For example, Robb Wolf frequently describes the what the video refers to as the Naturalistic fallacy... as far as I know, all three of these guys have expressed that the paleo concept is a useful tool for generating hypotheses, and a as a heuristic for how to approach unfamiliar situations. As far as I know, all three would agree that scientific evidence should supersede any theory of primal living.

It is interesting that you mention cats in this light. Are you familiar with Pottenger's cats? He essentially used evolutionary thinking to generate a hypothesis (cats which eat raw meat instead of whatever the hell is in modern cat food, which is relatively more vegetarian, will be healthier) which he then approached as a scientific test. Now, humans are not cats. But certainly in the case of cats, eating the ancestral diet is far healthier, regardless of the fact that a modern Swedish cat is living a quite different life than a jungle cat 4000 years ago. The modern cat is, largely, just a remix of _very_ old genes.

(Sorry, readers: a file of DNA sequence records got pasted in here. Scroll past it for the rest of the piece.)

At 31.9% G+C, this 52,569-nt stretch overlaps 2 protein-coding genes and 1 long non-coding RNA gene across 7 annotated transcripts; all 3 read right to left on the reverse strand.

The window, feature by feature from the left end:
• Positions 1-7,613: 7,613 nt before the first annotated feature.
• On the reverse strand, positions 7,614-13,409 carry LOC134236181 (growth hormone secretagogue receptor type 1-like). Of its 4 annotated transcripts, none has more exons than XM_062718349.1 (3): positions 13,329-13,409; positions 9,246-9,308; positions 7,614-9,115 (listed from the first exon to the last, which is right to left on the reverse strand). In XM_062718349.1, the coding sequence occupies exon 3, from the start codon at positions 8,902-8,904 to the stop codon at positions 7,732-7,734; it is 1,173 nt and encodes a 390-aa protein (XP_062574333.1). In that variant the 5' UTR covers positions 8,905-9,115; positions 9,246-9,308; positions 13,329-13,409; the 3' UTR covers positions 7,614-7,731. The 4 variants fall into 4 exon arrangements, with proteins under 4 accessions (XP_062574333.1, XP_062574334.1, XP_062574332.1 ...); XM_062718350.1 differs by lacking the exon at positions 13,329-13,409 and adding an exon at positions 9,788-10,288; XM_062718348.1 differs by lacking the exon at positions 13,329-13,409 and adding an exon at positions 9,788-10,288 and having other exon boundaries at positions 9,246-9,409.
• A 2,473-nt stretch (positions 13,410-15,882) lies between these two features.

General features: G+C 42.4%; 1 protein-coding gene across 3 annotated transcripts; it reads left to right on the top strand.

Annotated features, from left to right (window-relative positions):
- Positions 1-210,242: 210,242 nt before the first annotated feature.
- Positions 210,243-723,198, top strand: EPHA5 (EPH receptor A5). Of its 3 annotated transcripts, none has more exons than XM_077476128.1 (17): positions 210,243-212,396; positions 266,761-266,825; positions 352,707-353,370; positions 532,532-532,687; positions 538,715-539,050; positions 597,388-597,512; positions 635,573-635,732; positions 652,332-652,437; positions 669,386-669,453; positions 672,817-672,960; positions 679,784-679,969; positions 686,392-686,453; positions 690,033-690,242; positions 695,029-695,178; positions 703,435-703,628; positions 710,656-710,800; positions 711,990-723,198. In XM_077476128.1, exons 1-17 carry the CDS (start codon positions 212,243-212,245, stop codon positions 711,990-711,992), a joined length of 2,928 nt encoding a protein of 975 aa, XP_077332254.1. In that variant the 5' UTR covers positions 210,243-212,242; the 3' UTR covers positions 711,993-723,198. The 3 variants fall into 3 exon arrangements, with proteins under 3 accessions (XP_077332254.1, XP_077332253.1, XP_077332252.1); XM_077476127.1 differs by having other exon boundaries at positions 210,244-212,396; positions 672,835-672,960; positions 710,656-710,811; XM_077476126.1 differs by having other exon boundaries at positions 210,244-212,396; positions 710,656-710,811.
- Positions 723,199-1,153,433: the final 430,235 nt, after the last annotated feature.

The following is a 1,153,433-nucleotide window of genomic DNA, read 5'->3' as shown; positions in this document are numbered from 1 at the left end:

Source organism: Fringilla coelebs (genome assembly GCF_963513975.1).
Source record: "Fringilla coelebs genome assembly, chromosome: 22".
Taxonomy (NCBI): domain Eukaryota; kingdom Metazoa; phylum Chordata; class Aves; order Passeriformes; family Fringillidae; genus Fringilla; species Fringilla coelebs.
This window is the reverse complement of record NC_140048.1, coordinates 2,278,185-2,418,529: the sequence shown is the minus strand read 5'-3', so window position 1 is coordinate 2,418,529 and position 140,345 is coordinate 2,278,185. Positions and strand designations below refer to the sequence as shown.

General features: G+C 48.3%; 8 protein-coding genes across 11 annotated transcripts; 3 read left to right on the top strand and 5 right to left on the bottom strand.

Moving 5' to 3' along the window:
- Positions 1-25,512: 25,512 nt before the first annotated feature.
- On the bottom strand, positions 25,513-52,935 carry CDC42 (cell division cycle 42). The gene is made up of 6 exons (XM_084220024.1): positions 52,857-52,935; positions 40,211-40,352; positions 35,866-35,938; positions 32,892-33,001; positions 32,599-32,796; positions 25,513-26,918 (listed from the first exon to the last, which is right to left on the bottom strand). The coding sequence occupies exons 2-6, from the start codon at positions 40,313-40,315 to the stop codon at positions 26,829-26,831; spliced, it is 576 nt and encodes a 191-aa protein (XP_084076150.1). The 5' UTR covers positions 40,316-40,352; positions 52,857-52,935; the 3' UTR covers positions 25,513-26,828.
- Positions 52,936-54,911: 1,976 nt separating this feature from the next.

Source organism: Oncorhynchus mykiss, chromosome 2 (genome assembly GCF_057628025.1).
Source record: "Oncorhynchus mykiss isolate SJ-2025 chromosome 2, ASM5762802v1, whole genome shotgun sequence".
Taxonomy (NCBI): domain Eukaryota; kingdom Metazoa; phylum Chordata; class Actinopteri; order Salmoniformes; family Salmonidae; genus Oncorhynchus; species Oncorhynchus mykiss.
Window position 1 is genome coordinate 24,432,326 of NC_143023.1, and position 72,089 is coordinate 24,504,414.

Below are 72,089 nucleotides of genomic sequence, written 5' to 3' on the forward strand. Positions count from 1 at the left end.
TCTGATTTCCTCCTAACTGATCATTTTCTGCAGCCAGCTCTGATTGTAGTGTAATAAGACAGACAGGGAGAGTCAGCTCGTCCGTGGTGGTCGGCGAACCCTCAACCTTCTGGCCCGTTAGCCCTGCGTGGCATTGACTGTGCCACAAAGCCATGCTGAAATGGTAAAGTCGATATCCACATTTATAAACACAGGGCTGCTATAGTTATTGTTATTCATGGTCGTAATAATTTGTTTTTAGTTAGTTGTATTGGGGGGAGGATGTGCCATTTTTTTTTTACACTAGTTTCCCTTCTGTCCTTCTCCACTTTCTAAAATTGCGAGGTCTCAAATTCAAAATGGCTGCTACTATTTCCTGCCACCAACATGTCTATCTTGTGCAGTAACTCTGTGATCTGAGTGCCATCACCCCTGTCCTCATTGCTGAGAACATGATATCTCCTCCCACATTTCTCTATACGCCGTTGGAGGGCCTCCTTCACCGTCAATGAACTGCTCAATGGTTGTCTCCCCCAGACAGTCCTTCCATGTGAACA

This thread seems to contain arguments to the effect that (a)our ancestors didn't really eat as Paleo advises, and (b)even if they kinda did, it's not relevant to modern times. Perhaps these threads have been taken up by different individuals, but when I see the arguments put together it reminds me how global warming skeptics will argue (a)the temperature isn't rising, but (b)even if it is, it isn't anthropogenic. Now arguing from scenarios that contradict each other does not invalidate the premise, but it does make me wonder your exact position, and whether you think (a) or (b) as I have stated above is a significantly stronger argument.

The study you mention does not actually look at any version Paleo diet?

D1 said...

Nigel, I find comments like this absolutely thoughtless and ridiculous: "It would appear that vegans need to take supplements to be optimally healthy." No. They need to take B12 after about three years of vegan diet. One supplement. Omega 3 can be completely met by food.